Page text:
Target: Animal and Plant Health Inspection Service Administrator Kevin Shea
Goal: Improve regulations and guidelines to ensure the welfare of retail pet store animals
In light of the outcry against puppy mills that supply many pet stores with unhealthy animals, other animal welfare issues related to pet stores have not gotten quite the same intensive focus. But across the country, hundreds of thousands of animals are subject to neglect and denial of basic needs. Demand that the U.S. Department of Agriculture’s Animal and Plant Health Inspection Service enact stricter regulations and protections for animals sold in stores.
Animals in pet stores are subjected to intense overcrowding, even in large chains such as Petsmart and Petco. Rats, mice, and other small animals are displayed in glass cages completely unsuitable for their mental and physical needs. Typically, there are no toys or any sort of stimulation, and illness is far more likely to spread in such confined and cramped quarters. Overcrowding can also lead to injuries and wounds sustained by animals that cannot run away from fights, and infections because of unsanitary conditions. Such limited space forces these animals to live in very close proximity to their own waste.
Large parrots are often kept alone despite their need for social interaction and mental stimulation. Some birds develop stereotypic behaviors from sheer boredom, and others fall ill and go unnoticed and without treatment, as employees may not always know the signs of sickness. Often, sick or dying animals are removed from the sales floor, but in many cases, as undercover reports have shown, animals are not treated; instead, they are placed in freezers and left to die.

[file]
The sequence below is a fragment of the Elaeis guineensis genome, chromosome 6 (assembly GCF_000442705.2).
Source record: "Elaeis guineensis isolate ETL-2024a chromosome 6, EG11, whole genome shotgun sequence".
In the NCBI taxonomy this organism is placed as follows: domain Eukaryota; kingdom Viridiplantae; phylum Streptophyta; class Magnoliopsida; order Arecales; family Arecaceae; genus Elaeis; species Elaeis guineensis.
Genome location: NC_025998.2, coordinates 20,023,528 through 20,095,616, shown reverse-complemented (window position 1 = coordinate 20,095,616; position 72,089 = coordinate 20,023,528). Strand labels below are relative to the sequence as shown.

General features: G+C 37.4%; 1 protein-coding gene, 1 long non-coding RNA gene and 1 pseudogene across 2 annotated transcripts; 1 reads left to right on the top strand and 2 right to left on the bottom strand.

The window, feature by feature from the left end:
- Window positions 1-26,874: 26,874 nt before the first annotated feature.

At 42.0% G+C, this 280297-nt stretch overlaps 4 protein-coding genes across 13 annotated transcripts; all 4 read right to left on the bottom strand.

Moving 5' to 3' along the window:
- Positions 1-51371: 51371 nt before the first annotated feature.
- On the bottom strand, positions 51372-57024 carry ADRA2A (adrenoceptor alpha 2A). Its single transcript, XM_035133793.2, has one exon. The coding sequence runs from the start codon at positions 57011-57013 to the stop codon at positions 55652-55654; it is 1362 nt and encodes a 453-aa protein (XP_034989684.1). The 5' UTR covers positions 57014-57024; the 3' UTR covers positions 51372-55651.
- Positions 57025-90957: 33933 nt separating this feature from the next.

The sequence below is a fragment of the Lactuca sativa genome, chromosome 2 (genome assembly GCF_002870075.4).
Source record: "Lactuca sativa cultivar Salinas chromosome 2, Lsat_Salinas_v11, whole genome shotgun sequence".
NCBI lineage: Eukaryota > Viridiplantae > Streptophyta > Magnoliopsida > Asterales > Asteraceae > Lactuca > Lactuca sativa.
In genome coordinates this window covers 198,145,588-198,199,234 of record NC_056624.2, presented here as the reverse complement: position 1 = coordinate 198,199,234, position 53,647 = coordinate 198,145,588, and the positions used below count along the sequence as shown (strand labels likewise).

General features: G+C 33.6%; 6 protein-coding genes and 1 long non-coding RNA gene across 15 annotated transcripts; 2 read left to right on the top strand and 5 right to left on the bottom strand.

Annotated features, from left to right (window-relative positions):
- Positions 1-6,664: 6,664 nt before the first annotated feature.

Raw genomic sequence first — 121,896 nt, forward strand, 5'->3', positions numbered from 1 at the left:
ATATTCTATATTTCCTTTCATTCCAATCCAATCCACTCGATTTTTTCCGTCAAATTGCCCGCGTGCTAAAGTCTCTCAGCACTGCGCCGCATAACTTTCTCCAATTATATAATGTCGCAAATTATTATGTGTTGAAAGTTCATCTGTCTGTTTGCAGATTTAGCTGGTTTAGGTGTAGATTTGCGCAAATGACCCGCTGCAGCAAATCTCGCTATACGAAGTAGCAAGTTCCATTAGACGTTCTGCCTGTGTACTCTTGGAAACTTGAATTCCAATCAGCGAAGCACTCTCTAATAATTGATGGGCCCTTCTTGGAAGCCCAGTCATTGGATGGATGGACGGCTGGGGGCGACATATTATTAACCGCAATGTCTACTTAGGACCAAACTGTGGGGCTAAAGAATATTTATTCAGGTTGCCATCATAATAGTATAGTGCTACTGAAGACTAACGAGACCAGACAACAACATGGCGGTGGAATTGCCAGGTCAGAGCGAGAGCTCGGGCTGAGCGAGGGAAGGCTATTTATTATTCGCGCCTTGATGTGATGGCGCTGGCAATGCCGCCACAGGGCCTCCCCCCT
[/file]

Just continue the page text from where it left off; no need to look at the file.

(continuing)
It is quite clear that animals in pet stores nationwide need more protection. Despite revisions to retail pet store regulations, animals are forced to live in cramped, stressful conditions without enough mental stimulation. Cages are typically too small to meet the needs of birds, rodents, fish, and reptiles, and frequently overcrowded. Too often sick animals can go unnoticed, and do not receive the veterinary care they need. Many are even killed or left to die, the cheaper alternative to expensive vet care.
Laws have failed to protect these animals from inhumane conditions and wide-spread suffering. We must demand the United States government address these issues and put an end to neglect.
Dear Administrator Kevin Shea,
Pet stores have often come under fire for selling dogs from animal mills, but as this problem has been addressed, another has been neglected. Namely, the widespread neglect of animals sold in pet stores across the country. Frequently they are kept in overcrowded, cramped conditions that foster disease and infection from injuries. There is little stimulation, and small animals like rats and guinea pigs have almost no room in which to play or exercise. Birds face similar situations, with large social parrots kept alone and without the space they need, and smaller avians in crowded cages.
Though retail pet store regulations have been revised, they are simply not enough. Large-scale retail chains do not provide enough room or adequate stimulation for their animals, and they are left to suffer in a system that places profit over welfare. Though many of these animals are not typical companions, they are just as deserving of protection and welfare as dogs and cats, and something must be done.
[Your Name Here]
Photo Credit: Polarqueen at the English Language Wikipedia via Wikimedia Commons